Personal Qualitiesheader image

To be an astronaut, you'll need a high level of physical fitness to help with life while in space such as the cramped living conditions and the effects of low gravity on the body. You’ll also need to work well as part of a team, be good at solving problems and have the ability to keep calm in emergencies.

The following are the qualities required for a career as an Astronaut: 

  • excellent scientific and/or flight skills
  • excellent physical condition and stamina
  • psychological strength to live in confined spaces for long periods
  • excellent teamworking skills
  • the ability to stay calm during an emergency
  • adaptability
  • self-control
  • the ability to cope well with stress
  • determination
  • adaptability and good judgement.

Entry Routesheader image

Astronauts must have a Bachelor’s degree from an accredited institution in engineering, biological science, physical science or mathematics. An advanced degree is desirable.

The European Space Agency (ESA) and US space agency NASA also require candidates to pass a strict physical exam and undergo training for the conditions and environments astronauts will encounter during launch, in space, and during landing. 

 Basic requirements for an Astronaut Pilot with NASA include the following:

1. Bachelor's degree from an accredited institution in engineering, biological science, physical science, or mathematics. An advanced degree is desirable. Quality of academic preparation is important.

2. At least 1,000 hours pilot-in-command time in jet aircraft. Flight test experience is highly desirable.

3. Ability to pass a NASA space physical which is similar to a military or civilian flight physical and includes the following specific standards:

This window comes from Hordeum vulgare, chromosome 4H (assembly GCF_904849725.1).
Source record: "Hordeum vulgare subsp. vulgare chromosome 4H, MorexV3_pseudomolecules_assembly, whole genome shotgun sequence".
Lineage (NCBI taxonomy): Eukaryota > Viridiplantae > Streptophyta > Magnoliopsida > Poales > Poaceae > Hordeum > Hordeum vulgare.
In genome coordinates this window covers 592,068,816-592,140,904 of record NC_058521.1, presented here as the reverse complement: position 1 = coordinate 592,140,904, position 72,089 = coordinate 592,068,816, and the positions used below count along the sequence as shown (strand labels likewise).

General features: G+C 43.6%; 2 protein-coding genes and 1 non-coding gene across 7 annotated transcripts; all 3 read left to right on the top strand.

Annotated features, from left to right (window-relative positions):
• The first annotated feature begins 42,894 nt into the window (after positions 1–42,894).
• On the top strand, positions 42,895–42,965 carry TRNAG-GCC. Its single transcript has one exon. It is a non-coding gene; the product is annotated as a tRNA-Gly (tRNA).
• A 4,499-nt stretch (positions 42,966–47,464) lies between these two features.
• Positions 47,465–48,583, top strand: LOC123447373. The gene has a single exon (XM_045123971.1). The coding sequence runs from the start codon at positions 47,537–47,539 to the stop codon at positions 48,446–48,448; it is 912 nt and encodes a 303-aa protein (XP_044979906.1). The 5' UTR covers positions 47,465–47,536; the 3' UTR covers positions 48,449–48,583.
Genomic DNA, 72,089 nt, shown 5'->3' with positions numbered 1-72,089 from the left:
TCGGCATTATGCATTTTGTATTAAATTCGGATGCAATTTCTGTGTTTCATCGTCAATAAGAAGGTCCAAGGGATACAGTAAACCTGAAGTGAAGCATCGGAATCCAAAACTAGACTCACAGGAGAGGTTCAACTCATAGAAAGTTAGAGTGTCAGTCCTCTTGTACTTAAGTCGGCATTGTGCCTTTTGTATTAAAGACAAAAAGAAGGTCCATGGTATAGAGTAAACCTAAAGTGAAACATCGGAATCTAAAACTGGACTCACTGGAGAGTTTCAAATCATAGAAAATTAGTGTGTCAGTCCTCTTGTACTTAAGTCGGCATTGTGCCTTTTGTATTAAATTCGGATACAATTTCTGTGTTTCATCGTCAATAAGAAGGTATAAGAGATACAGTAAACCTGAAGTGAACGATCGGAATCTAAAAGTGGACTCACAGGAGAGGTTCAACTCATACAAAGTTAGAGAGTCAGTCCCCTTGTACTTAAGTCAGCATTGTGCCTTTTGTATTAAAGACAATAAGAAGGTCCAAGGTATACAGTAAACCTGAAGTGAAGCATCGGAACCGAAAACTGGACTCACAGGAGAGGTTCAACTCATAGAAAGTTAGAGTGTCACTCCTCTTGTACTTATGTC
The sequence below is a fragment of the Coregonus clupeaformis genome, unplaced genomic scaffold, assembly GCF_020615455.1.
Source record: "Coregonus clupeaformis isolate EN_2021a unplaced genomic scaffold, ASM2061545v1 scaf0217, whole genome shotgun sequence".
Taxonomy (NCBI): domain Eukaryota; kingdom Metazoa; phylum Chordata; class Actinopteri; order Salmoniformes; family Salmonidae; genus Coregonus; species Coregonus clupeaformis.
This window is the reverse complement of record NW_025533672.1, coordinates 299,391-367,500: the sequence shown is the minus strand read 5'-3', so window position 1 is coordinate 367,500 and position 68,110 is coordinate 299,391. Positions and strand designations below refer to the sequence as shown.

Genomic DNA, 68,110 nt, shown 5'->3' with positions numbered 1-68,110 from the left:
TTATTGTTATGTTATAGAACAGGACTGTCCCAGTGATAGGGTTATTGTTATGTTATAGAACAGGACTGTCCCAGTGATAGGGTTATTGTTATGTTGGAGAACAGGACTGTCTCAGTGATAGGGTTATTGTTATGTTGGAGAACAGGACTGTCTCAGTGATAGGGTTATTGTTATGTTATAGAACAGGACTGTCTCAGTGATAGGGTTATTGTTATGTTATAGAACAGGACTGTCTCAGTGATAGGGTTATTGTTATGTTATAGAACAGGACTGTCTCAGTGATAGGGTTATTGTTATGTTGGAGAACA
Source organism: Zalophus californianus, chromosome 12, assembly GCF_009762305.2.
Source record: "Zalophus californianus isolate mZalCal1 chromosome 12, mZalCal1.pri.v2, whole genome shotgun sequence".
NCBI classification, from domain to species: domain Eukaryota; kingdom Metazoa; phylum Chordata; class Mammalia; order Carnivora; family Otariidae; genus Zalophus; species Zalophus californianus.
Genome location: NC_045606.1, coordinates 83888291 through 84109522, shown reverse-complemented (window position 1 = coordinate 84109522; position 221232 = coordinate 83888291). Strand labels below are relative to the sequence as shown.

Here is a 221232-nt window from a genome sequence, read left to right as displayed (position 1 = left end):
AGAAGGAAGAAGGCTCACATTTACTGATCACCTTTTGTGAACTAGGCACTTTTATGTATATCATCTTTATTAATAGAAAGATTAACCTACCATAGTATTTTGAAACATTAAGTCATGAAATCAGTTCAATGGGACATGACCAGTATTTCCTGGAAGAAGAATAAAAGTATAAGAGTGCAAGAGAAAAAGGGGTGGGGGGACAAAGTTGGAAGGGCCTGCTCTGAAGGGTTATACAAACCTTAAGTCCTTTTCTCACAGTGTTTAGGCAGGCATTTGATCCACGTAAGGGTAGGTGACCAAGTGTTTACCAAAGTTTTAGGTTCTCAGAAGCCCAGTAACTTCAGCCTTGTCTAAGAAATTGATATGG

• Distant visual acuity: 20/100 or better uncorrected, correctable to 20/20 each eye.
  • Blood pressure: 140/90 measured in a sitting position.
  • Height between 62 and 75 inches.

The latest NASA recruitment round requires candidates to have at least three years of related, progressively responsible professional experience, or at least 1,000 hours of pilot-in-command time in jet aircraft.  For more information about a career as a NASA astronaut, and application requirements, see NASA Space Missions

Last Updated: November, 2015

Further Informationheader image

A detailed description of this occupation can be found on a number of online databases. Follow the link(s) below to access this information:

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Go..Astronaut - Video (Part 1) - from: YouTube
Go..Astronaut - Video (Part 2) - from: YouTube
Go..Astronaut - Video (Part 3) - from: YouTube

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Contactsheader image


Organisation: European Space Education Resource Office Ireland (ESERO)
Address: Discover Science & Engineering, Wilton Park House, Wilton Place, Dublin, 2
Tel: (01) 607 3014
Email: Click here
Url Click here

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So you want to be an Astronaut

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Space Science & Technology